Short bio:

Julio C. Teehankee, an educator, researcher, and political consultant with a wide experience in electoral and political party related activities, is professor of Political Science and International Studies at De La Salle University. Teehankee served as chair of the Subcommittee on Political Reforms of the Consultative Committee to Review the 1987 Constitution that was convened by President Rodrigo Duterte in early 2018. He has published extensively on Philippine elections and party politics, and his latest publication is “Regional Dimensions of the 2016 General Elections in the Philippines: Emerging Contours of Federalism,” Regional and Federal Studies 28 (2018)


Please click here for youtube video of the seminar.

12 Nov 2018 (Mon)
The Rise of Duterte and the Return of Mahathir: Current Features of Authoritarianism in Southeast Asia
Dr Bonn Juego



Through an analysis of news reports, public debates, survey results, speeches and policy documents, the concepts of emergent authoritarian populism in the Philippines and the enduring authoritarian neoliberalism in Malaysia will be developed. The first part of the presentation will elucidate the significant features of the process through which the new regime of authoritarian populism is taking shape in the Philippines, and conclude that the dying EDSA-type liberal democracy has been a spawning ground for the popularity of Duterte’s authoritarian politics. The second part will unpack the historical trajectory and prevailing institutions of Malaysia’s neoliberal economy embedded in an authoritarian political framework – which shall serve as initial conditions, normative indicators and benchmarks against which the promises for regime change of Mahathir and his Reformasi allies must be evaluated. Based on these studies in contemporary Southeast Asia, the seminar will comparatively reflect upon the contradictory trends of cases in which a democratic route has been taken to either legitimize or overcome authoritarianism.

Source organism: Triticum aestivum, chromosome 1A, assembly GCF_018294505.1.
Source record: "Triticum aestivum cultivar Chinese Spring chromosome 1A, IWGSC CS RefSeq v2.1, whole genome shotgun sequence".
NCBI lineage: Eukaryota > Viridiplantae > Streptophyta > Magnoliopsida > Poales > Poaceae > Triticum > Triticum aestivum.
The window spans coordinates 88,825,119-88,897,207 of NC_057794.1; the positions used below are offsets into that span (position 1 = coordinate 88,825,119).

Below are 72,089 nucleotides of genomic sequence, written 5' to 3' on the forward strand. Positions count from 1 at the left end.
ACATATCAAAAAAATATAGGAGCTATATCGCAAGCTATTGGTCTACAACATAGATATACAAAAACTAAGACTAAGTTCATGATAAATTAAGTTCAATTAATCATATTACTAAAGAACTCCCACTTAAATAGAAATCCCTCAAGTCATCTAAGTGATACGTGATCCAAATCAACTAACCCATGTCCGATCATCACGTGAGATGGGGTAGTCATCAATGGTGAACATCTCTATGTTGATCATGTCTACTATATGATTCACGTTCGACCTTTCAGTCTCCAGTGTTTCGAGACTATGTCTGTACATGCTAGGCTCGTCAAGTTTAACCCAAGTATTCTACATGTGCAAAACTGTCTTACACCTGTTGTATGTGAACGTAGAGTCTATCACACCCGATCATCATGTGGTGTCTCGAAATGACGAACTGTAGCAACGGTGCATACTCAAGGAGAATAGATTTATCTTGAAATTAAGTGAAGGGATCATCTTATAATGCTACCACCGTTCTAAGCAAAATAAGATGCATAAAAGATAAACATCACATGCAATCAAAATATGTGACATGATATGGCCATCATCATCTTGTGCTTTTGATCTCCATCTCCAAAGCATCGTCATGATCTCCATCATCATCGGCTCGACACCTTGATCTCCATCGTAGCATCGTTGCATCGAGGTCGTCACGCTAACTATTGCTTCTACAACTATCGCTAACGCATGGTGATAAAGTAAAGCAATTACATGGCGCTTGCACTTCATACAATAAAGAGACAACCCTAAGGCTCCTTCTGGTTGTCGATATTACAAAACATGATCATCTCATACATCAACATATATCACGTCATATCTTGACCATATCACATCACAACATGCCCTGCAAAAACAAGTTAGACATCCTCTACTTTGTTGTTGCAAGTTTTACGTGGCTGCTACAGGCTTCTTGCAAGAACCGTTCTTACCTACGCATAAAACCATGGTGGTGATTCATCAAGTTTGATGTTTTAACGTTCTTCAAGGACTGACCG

Short bio:

Bonn Juego is postdoctoral researcher at the University of Jyväskylä, Finland, with interdisciplinary teaching responsibilities in the social, political and economic sciences of development issues. He is visiting fellow at SEARC, City University of Hong Kong during the autumn of 2018, and has held guest researcher positions at the Department of Political Science, Aalborg University, and the Nordic Institute of Asian Studies, University of Copenhagen. His recent publications and research endeavours are on contemporary Philippines and Malaysia, the political economy of the ASEAN Economic Community project, the challenge of right-wing populism and nationalism in Asia and Europe, the concept of authoritarian neoliberalism, and the new privatization of global development finance. His talk is based on two recent publications: “The Philippines 2017: Duterte-led Authoritarian Populism and Its Liberal-Democratic Roots” (Asia Maior, 2018) and “The Institutions of Authoritarian Neoliberalism in Malaysia: A Critical Review of the Development Agendas Under the Regimes of Mahathir, Abdullah, and Najib” (ASEAS, 2018).